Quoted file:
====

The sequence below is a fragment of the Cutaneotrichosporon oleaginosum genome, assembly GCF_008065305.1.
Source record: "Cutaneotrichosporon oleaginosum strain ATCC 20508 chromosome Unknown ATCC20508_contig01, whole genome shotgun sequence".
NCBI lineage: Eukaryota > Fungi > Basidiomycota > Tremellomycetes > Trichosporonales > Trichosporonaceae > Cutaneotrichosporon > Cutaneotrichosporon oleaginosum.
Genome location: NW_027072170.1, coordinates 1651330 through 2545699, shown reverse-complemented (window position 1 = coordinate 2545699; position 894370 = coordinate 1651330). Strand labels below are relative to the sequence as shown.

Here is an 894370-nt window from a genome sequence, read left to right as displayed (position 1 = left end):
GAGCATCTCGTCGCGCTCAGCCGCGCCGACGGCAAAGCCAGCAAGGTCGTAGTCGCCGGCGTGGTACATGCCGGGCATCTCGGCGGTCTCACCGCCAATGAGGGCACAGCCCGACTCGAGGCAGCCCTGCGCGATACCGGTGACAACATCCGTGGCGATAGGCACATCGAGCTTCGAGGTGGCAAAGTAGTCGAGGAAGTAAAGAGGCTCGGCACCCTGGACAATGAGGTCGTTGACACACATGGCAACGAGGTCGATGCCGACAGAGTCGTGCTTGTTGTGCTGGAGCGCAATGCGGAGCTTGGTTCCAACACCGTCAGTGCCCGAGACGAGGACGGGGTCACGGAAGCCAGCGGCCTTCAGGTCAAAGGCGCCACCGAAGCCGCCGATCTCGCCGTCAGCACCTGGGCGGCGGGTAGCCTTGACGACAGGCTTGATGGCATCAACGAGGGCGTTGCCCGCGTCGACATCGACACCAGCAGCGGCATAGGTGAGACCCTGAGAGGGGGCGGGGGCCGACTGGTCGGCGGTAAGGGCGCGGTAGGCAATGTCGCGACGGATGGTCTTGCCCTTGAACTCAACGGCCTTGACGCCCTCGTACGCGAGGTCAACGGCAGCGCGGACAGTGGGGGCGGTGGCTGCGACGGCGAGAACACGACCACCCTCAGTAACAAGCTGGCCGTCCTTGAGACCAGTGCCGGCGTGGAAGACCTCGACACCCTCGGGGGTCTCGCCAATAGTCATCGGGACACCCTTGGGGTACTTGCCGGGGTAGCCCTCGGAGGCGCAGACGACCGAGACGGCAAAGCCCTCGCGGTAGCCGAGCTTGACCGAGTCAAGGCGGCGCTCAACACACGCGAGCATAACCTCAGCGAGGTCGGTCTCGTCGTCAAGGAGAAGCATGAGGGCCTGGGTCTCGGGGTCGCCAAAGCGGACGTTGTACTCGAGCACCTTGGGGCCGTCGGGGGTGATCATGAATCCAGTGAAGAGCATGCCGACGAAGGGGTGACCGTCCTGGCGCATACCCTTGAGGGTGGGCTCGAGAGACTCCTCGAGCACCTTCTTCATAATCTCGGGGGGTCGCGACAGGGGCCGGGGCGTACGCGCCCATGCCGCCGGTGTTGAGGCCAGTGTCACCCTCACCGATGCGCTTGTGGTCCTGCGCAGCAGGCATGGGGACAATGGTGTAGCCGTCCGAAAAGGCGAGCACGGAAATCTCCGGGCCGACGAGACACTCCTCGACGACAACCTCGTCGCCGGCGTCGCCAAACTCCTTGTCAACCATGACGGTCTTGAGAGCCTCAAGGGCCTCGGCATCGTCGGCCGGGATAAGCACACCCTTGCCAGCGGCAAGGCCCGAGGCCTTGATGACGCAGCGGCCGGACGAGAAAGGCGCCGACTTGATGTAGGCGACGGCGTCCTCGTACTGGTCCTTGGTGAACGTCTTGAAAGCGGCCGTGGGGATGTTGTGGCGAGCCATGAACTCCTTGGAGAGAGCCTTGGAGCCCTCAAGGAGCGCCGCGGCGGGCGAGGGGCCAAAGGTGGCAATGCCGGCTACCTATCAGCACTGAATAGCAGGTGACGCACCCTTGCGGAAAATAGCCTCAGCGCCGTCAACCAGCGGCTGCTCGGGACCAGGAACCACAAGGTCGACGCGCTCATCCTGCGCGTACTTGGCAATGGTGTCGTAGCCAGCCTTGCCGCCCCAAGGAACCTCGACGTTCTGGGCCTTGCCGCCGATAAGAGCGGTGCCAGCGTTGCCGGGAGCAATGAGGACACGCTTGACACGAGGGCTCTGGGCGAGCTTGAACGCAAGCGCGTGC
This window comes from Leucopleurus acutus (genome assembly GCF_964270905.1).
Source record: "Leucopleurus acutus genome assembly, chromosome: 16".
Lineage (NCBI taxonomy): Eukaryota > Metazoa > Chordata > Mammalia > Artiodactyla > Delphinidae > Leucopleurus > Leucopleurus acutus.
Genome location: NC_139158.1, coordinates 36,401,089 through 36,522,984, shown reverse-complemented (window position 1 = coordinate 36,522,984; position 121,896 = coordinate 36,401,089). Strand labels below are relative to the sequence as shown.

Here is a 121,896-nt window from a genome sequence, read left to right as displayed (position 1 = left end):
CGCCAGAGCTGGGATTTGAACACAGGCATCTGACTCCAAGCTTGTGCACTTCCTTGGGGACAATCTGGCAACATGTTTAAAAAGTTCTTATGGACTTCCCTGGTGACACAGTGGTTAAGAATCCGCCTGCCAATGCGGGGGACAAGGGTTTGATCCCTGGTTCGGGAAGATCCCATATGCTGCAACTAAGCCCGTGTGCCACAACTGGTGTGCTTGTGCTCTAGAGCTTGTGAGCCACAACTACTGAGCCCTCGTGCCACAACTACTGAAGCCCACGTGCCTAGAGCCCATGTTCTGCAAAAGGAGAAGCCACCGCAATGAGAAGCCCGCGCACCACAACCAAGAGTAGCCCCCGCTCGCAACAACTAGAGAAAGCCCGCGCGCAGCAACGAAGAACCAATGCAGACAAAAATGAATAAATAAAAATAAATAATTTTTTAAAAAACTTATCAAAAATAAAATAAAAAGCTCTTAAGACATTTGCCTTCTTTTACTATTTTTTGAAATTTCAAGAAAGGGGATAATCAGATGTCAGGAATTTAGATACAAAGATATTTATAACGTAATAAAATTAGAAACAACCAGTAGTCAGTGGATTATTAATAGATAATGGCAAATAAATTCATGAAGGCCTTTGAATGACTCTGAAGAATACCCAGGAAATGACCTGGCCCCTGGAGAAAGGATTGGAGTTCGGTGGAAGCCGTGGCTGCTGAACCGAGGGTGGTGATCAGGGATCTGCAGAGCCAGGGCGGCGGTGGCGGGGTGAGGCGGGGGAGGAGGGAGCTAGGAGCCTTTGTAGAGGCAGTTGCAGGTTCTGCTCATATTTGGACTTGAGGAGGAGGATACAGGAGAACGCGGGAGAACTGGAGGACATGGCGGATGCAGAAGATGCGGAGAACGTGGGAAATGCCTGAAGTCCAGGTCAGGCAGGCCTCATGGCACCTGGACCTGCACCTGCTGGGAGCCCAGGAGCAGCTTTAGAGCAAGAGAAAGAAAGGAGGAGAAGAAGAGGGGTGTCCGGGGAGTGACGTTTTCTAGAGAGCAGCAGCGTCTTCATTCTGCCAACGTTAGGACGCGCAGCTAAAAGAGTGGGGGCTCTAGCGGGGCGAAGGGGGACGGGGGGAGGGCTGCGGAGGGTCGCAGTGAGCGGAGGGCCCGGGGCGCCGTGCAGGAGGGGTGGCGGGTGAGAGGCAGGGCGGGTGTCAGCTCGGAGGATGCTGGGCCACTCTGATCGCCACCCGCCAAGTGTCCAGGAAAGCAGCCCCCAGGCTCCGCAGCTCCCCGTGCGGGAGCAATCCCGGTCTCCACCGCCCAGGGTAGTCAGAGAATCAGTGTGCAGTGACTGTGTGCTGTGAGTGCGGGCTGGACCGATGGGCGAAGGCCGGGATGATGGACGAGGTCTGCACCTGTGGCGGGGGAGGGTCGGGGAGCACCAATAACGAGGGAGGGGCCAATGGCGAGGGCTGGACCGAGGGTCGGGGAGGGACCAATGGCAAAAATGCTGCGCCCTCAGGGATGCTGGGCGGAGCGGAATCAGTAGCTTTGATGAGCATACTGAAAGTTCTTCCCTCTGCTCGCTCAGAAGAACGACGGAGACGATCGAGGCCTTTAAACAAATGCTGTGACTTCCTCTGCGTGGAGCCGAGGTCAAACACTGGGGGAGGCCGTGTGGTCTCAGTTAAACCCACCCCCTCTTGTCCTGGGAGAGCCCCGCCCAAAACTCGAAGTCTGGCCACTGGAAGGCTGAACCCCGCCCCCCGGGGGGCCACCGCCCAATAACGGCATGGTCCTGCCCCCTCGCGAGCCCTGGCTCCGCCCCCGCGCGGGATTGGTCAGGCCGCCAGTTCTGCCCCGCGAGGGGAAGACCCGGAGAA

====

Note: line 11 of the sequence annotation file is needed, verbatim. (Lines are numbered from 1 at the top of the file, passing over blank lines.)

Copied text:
Here is a 121,896-nt window from a genome sequence, read left to right as displayed (position 1 = left end):